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A Study Abroad Story

When I was asked to write this article about studying abroad, I really struggled to figure out what to say. I could speak about the immense culture shock of moving across the sea, the child-like feeling of not being able to read anything and only having a rudimentary understanding of how to get around.

The Berlin Cathedral in Berlin, Germany. Photo taken by Abby Rose ’25

I could describe the difficulty of navigating a secular learning environment that feels so strange after growing up in mainly Christian institutions. I could warn about the fear of traveling, of strapping yourself into a glorified tin can, hurtling through the sky at five hundred miles per hour, only to land in a completely foreign place. I could praise the benefits of studying abroad and how it is a life-changing, transformative experience. However, I am not going to talk about any of those things. Instead, I would like to talk about smiling.

Almost immediately upon arriving in Aix-en-Provence, France, I noticed something strange as I walked through the cobblestone streets. Out of everyone I walked past that first day, not a single person smiled at me. No one even made eye contact. Over the next week, I continued to look at people as they passed me, expecting to be acknowledged and to exchange smiles, but it never came. Eyes were either glued to the ground or concentrated forward on some indeterminate point. I felt simultaneously unnerved and freed.

In the States, I had experienced the complete opposite of this moving from Maryland to Georgia. Within a split second of making eye contact, a Southerner would latch on target and make a beeline towards you, like a well-meaning missile. You cannot go anywhere without making eye contact, which leads to a smile, which leads to the obligatory “How are you?” followed by the immediate and expected response, “I’m good, how are you?” In France, I got the distinct sense that none of the strangers around me really cared what I was doing. I could have laid down in the street and no one would bat an eye.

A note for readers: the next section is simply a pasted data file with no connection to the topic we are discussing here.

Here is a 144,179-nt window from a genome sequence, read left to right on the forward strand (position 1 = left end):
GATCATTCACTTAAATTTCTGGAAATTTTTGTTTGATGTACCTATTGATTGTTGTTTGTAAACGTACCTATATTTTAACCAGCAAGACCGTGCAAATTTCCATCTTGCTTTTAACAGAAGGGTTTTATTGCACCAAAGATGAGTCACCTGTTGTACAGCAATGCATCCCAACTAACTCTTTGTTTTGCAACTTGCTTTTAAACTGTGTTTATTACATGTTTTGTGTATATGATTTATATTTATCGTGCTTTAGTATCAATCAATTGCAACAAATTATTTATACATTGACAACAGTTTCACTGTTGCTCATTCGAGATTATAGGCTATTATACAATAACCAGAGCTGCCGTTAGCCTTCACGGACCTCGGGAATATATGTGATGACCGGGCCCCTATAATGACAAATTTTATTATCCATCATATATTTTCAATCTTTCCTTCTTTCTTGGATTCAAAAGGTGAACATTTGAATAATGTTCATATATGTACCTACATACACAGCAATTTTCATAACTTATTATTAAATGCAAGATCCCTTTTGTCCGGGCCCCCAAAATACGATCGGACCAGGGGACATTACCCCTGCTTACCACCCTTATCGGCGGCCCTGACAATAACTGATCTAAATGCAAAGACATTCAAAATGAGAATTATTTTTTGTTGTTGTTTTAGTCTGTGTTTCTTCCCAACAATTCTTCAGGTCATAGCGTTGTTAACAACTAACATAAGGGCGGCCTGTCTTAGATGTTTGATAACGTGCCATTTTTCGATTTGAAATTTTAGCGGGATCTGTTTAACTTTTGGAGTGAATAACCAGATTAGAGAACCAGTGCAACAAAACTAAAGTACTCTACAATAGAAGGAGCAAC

But if the French do not smile, do we assume that they are all mean or unfeeling? Of course not, the French do not smile at strangers because it is not part of their cultural code. They have never needed to smile at strangers. From the inception of the United States, Americans have been a melting pot of different cultures and different languages. If you were an immigrant in New York City in the 1600s and you met someone on the street, there was no guarantee that you would know the same language. So what would you do? You would smile at them and use your physical body language to express friendliness and solidarity. The French were never forced to do this as a culture because they have a much longer history of shared heritage and language. French people’s lack of smiling to strangers, like many other things, is not a matter of personality, just of cultural norms.

At the same time, French culture prioritizes very close-knit families and intense loyalty to their communities. During orientation, the dean of students explained that French locals would not want to get to know us. Because of their commitment to their locale, the French are invested in long-term relationships. If they knew that we were studying abroad for one semester, they would not waste their time. If you wanted to become friends with French people, you would have to pursue them because they would not try to initiate with you.

However, I experienced the complete opposite of this in the church. There, where not only French people but those from each of the inhabited continents gathered to worship, people would reach out to me and each other. They understood that they had been pursued by Christ and now they were dedicated to pursuing others for Him. Any cultural differences we might have had would melt away in the face of Jesus’ love for us.

This is not saying that everyone is the same; on the contrary, everyone brings their own unique background and perspective to the body of Christ, enriching the fellowship that I was blessed to be a part of. Both Southern hospitality and the French commitment to long-term relationships reflects their unique image bearing, despite their inherently fallen nature. The universal church has the opportunity to celebrate these cultural differences while also recognizing the areas in which they are more prone to sin. This is the beauty of Christian community in a multicultural context. Mark Twain once said, “Travel is fatal to prejudice, bigotry and narrow-mindedness, and many of our people need it sorely on these accounts. Broad, wholesome, charitable views of men and things cannot be acquired by vegetating in one little corner of the earth all one’s lifetime.” While I agree wholeheartedly with this sentiment, I would argue that this transformative effect is not just brought about by travel, but by experiencing the unifying love of God and joining the universal body of Christ.

So get out there and travel; smile, or don’t smile. See you next semester!